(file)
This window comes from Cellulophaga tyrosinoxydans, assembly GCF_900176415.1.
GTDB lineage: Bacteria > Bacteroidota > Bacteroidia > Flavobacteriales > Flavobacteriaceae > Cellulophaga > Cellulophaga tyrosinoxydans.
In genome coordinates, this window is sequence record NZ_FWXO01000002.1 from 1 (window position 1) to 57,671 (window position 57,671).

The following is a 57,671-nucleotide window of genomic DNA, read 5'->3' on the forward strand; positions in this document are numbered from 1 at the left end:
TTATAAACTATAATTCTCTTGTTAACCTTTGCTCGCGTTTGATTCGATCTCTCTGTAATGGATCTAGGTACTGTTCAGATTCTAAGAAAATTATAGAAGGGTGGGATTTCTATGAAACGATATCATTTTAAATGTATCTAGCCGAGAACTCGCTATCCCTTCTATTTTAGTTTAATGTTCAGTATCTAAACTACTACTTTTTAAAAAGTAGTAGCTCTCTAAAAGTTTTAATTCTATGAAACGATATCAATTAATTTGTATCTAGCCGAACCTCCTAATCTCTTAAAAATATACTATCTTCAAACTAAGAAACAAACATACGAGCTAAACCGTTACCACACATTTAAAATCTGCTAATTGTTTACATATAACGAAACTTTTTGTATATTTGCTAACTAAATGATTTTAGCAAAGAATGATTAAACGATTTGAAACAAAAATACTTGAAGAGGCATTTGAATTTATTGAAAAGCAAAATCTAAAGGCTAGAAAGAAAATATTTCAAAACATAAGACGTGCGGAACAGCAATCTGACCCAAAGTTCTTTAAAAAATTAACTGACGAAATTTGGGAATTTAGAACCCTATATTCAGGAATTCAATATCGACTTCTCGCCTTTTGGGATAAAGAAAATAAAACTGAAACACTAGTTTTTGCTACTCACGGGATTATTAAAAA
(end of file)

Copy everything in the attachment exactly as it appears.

This window comes from Cellulophaga tyrosinoxydans, assembly GCF_900176415.1.
GTDB lineage: Bacteria > Bacteroidota > Bacteroidia > Flavobacteriales > Flavobacteriaceae > Cellulophaga > Cellulophaga tyrosinoxydans.
In genome coordinates, this window is sequence record NZ_FWXO01000002.1 from 1 (window position 1) to 57,671 (window position 57,671).

The following is a 57,671-nucleotide window of genomic DNA, read 5'->3' on the forward strand; positions in this document are numbered from 1 at the left end:
TTATAAACTATAATTCTCTTGTTAACCTTTGCTCGCGTTTGATTCGATCTCTCTGTAATGGATCTAGGTACTGTTCAGATTCTAAGAAAATTATAGAAGGGTGGGATTTCTATGAAACGATATCATTTTAAATGTATCTAGCCGAGAACTCGCTATCCCTTCTATTTTAGTTTAATGTTCAGTATCTAAACTACTACTTTTTAAAAAGTAGTAGCTCTCTAAAAGTTTTAATTCTATGAAACGATATCAATTAATTTGTATCTAGCCGAACCTCCTAATCTCTTAAAAATATACTATCTTCAAACTAAGAAACAAACATACGAGCTAAACCGTTACCACACATTTAAAATCTGCTAATTGTTTACATATAACGAAACTTTTTGTATATTTGCTAACTAAATGATTTTAGCAAAGAATGATTAAACGATTTGAAACAAAAATACTTGAAGAGGCATTTGAATTTATTGAAAAGCAAAATCTAAAGGCTAGAAAGAAAATATTTCAAAACATAAGACGTGCGGAACAGCAATCTGACCCAAAGTTCTTTAAAAAATTAACTGACGAAATTTGGGAATTTAGAACCCTATATTCAGGAATTCAATATCGACTTCTCGCCTTTTGGGATAAAGAAAATAAAACTGAAACACTAGTTTTTGCTACTCACGGGATTATTAAAAA